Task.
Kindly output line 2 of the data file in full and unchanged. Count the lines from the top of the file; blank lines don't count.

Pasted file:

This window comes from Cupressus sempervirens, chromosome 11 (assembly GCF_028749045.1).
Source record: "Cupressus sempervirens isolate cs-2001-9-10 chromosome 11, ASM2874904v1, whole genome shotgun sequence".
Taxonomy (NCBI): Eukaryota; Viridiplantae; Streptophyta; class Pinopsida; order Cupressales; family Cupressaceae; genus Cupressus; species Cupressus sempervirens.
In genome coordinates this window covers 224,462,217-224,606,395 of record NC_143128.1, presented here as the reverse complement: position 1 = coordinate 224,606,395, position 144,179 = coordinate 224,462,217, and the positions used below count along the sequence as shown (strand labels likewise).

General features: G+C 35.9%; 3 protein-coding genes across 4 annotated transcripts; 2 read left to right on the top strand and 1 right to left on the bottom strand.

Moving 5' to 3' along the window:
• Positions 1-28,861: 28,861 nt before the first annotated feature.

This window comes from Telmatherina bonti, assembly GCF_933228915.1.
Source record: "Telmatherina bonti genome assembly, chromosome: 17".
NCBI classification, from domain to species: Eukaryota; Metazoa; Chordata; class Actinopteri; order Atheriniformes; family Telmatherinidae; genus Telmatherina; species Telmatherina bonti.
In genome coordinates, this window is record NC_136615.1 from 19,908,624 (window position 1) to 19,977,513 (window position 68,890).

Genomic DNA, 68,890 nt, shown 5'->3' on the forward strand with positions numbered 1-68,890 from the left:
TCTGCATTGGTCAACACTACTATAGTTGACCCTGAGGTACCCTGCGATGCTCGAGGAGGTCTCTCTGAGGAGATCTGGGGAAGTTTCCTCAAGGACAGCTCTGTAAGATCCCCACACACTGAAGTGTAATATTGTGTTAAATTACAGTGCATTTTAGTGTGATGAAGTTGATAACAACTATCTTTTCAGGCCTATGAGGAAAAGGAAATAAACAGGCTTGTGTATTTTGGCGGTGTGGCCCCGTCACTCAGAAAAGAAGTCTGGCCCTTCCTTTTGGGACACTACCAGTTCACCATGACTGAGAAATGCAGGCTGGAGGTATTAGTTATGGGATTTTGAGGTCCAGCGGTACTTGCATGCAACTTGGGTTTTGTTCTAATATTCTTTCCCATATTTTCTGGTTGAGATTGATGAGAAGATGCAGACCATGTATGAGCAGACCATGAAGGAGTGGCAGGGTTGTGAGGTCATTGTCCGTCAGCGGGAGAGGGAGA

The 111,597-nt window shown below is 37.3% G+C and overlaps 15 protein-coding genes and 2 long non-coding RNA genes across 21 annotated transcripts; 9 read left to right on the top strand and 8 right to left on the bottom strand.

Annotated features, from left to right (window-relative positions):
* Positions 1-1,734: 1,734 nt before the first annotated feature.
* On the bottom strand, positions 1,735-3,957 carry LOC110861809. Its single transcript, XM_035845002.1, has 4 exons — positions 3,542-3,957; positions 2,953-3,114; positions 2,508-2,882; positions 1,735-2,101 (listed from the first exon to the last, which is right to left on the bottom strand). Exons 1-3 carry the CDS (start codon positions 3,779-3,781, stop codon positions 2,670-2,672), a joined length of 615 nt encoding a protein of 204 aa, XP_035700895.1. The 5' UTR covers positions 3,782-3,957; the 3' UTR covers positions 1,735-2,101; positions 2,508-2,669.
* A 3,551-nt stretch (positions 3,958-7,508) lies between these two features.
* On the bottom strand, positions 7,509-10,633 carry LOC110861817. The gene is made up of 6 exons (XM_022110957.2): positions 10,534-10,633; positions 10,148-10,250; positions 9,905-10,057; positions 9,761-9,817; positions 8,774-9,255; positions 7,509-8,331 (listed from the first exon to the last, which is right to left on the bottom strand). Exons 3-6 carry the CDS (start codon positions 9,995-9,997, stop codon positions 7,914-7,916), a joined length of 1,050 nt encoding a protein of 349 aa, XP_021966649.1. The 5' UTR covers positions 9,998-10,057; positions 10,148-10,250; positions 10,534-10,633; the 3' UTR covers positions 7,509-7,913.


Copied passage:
Source record: "Cupressus sempervirens isolate cs-2001-9-10 chromosome 11, ASM2874904v1, whole genome shotgun sequence".